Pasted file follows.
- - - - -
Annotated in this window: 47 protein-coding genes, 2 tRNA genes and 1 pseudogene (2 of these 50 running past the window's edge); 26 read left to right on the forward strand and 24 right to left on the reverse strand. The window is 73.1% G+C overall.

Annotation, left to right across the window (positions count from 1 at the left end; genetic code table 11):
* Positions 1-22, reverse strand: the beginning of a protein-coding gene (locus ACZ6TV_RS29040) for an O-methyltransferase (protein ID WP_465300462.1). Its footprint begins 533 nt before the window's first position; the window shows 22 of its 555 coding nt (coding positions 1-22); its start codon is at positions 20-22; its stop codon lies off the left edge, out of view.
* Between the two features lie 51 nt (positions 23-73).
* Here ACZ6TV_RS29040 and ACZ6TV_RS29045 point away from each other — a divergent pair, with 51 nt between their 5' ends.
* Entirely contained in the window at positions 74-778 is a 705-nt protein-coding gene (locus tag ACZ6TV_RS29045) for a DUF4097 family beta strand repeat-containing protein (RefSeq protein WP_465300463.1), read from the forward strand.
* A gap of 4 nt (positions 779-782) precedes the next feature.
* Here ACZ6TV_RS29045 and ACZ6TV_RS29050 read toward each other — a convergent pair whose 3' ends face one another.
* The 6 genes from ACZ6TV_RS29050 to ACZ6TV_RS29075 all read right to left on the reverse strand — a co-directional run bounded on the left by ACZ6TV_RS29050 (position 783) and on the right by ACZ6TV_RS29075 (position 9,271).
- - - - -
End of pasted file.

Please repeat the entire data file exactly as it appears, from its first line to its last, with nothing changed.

Annotated in this window: 47 protein-coding genes, 2 tRNA genes and 1 pseudogene (2 of these 50 running past the window's edge); 26 read left to right on the forward strand and 24 right to left on the reverse strand. The window is 73.1% G+C overall.

Annotation, left to right across the window (positions count from 1 at the left end; genetic code table 11):
* Positions 1-22, reverse strand: the beginning of a protein-coding gene (locus ACZ6TV_RS29040) for an O-methyltransferase (protein ID WP_465300462.1). Its footprint begins 533 nt before the window's first position; the window shows 22 of its 555 coding nt (coding positions 1-22); its start codon is at positions 20-22; its stop codon lies off the left edge, out of view.
* Between the two features lie 51 nt (positions 23-73).
* Here ACZ6TV_RS29040 and ACZ6TV_RS29045 point away from each other — a divergent pair, with 51 nt between their 5' ends.
* Entirely contained in the window at positions 74-778 is a 705-nt protein-coding gene (locus tag ACZ6TV_RS29045) for a DUF4097 family beta strand repeat-containing protein (RefSeq protein WP_465300463.1), read from the forward strand.
* A gap of 4 nt (positions 779-782) precedes the next feature.
* Here ACZ6TV_RS29045 and ACZ6TV_RS29050 read toward each other — a convergent pair whose 3' ends face one another.
* The 6 genes from ACZ6TV_RS29050 to ACZ6TV_RS29075 all read right to left on the reverse strand — a co-directional run bounded on the left by ACZ6TV_RS29050 (position 783) and on the right by ACZ6TV_RS29075 (position 9,271).